Rocket Launcher Live – Marty Balin w/ Gordon G.G. Gebert

Rocket Launcher Live - Marty Balin w/ Gordon G.G. Gebert
    If I Had a Rocket Launcher (Bruce Cockburn song) performed live (10/21/06) at the Tarrytown Music Hall. Marty Balin featuring Slick Aguilar, Charlie DeChant, Gordon G.G. Gebert, Dave Trupia, Michael Sciotto.
    This song was an impromptu jam - the performers never played this song together (no rehearsal).
    Keith Emerson, Jon Lord, Jan Hammer, kevin moore, derek sherinian jordan rudess, Eddie Ed Edwin Jobson, Gregg Greg Giuffria, Jon Lord, Rick Wakeman, Jurgen Fritz, Triumvirat, Yes, Deep Purple, Ritchie Blackmore, Richie, Hammond Organ, Moog Synthesizer, Alesis QS 8.1, KISS, Ace Frehley, ELP, Greg Lake, Carl Palmer, Aerosmith, Joe Perry, Donna Summers, Vince Martell, Vanilla Fudge, Jethro Tull, Mahavishnu Orchestra, Jeff Beck, Bloodrock, Ozzy, Twisted Sister, Dee Snider, Led Zeppelin, Madonna, Howard Stern, Gene Simmons, Peter Criss, Paul Stanley, Ace Frehley, Type O Negative, Nikki Sixx, Motley Crue, Rolling Stones, Genesis, UK, Vangelis, Asia, Geoffrey Downes, King Crimson, Moody Blues, Pink Floyd, John Wetton, Tangerine Dream
    During the transitional period of the early 1970s, singer-guitarist Paul Kantner recorded Blows Against The Empire, a concept album featuring an ad hoc group of musicians and credited on the LP as "Paul Kantner - Jefferson Starship", marking the first use of the latter name.
    This 'prototype' version of Jefferson Starship included David Crosby and Graham Nash and Grateful Dead members Jerry Garcia, Bill Kreutzmann, and Mickey Hart, as well as some of the remaining members of Jefferson Airplane, lead singer Grace Slick, drummer Joey Covington and bassist Jack Casady.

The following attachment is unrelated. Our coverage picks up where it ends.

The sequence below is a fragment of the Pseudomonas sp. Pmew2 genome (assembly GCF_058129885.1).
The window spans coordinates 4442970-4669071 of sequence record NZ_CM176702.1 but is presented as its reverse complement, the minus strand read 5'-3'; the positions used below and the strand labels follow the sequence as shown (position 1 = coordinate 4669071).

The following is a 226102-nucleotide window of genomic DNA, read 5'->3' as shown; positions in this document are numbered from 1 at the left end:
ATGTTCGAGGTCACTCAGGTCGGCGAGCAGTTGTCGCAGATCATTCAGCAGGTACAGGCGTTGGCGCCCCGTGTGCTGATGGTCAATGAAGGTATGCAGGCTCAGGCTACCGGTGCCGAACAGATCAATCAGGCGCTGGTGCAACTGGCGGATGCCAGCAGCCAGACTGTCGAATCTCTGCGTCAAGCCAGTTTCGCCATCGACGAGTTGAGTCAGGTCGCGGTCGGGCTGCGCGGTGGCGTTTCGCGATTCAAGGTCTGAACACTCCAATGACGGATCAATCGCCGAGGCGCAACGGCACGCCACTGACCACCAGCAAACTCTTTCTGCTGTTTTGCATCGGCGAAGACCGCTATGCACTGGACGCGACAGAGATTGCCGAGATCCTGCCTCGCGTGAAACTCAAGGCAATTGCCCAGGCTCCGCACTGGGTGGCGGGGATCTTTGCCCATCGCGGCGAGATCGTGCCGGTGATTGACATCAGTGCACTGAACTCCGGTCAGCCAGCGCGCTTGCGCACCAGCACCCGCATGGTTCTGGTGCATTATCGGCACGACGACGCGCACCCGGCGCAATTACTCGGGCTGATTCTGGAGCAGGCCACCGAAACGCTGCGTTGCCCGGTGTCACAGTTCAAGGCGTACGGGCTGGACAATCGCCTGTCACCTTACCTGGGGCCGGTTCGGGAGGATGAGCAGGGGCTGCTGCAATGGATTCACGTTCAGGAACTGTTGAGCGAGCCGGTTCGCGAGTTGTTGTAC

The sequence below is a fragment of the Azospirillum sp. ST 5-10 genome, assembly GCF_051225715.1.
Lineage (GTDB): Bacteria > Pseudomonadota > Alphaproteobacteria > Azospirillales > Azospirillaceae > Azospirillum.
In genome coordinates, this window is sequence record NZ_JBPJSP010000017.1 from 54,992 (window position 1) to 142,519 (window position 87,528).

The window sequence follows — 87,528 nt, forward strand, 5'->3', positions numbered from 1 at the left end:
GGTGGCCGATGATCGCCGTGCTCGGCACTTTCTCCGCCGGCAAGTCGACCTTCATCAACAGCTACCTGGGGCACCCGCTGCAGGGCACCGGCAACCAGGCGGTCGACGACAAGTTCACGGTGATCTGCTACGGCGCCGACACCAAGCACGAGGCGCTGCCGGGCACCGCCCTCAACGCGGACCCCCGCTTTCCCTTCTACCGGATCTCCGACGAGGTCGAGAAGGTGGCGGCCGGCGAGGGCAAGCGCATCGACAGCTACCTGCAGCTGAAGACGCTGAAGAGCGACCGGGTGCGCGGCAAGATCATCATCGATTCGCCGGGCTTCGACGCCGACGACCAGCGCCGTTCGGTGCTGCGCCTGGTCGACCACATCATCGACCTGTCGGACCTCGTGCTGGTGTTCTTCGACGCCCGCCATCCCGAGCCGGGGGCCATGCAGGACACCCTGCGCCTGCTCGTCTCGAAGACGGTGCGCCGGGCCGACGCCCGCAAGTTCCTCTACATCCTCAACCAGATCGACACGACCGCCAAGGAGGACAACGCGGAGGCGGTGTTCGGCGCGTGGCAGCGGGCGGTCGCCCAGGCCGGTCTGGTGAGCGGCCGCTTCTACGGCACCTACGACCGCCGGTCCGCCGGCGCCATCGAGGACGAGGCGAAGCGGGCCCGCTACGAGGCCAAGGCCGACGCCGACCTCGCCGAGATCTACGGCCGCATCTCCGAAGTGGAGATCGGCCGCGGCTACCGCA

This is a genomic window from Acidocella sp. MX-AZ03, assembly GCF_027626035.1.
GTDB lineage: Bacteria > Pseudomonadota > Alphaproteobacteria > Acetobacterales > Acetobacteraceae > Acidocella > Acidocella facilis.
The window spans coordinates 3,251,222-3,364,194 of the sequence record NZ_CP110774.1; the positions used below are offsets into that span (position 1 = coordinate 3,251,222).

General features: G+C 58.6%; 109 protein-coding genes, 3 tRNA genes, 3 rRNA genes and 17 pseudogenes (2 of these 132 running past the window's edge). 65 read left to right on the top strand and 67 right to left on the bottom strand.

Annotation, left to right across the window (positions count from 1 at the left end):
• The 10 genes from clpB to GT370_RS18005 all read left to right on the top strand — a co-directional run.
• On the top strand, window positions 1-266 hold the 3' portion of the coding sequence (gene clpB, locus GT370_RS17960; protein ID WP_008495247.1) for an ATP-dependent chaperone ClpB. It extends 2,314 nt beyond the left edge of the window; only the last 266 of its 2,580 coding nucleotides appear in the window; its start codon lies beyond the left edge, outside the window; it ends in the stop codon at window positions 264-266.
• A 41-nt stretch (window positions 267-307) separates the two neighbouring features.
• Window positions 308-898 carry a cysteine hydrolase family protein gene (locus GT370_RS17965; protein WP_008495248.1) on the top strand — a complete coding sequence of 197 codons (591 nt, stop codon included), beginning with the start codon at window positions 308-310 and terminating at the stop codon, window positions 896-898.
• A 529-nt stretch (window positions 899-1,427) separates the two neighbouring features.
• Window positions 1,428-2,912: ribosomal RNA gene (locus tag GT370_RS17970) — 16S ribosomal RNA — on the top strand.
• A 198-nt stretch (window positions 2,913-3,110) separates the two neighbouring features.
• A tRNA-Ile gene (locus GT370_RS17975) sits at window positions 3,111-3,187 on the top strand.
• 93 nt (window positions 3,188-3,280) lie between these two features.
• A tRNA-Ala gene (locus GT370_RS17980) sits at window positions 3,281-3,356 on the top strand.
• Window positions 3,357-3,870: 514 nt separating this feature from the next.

In Blows Against the Empire, Kantner (and Slick) sang about a group of people escaping Earth in a hijacked starship. In 1971, the album was nominated for the prestigious science fiction prize, the Hugo Award, a rare honor for a musical recording. Rolling Stone calls it "a sci-fi song suite that now suffers from concept-album creakiness but at its time boasted an experimental edge." [2] It was while that album was being made that Kantner sealed his love affair with Grace Slick; their daughter China Kantner (who made a name for herself as an MTV veejay in the 1980s) was born shortly thereafter.
    Kantner and Slick (with a similar group of musicians, but without a 'Jefferson Starship' artist credit) released two follow-up albums: Sunfighter, an environmentalism-tinged album released in 1971 to celebrate China's birth, and 1973's Baron von Tollbooth & The Chrome Nun, titled after the nicknames David Crosby had given to the couple. The artist credit on Baron von Tollbooth gave ex-bassist-keyboard player-vocalist David Freiberg equal billing with Kantner and Slick. Freiberg had known and played with Kantner on the folk circuit in the early 1960s and also appeared on Blows Against the Empire, and he had joined Jefferson Airplane in time to appear on their live LP Thirty Seconds over Winterland. Also in 1973, Slick released Manhole, her first solo album. It was on the "Manhole" album that Paul and Grace first worked with Pete Sears, who was downstairs co-producing a Kathy McDonald album in the same studio. Sears wrote and recorded the song, "Better Lying Down" with Grace. It was during this 1973 session at Wally Heider studios in San Francisco, that Paul first asked Pete to play with a new band he was forming called, "Jefferson Starship". Sears had worked on three of Rod Stewart's early British recordings, and had to go back to England to play on "Smiler", Rod's last album made in London. Sears then returned to the States to join Jefferson Starship in 1974.
    Kantner is also credited with discovering teenage guitarist Craig Chaquico during this time, who first appeared on Sunfighter and would play with Kantner, Slick and their bands and then with Starship through 1991. He later embarked on a successful solo career as a smooth jazz artist.

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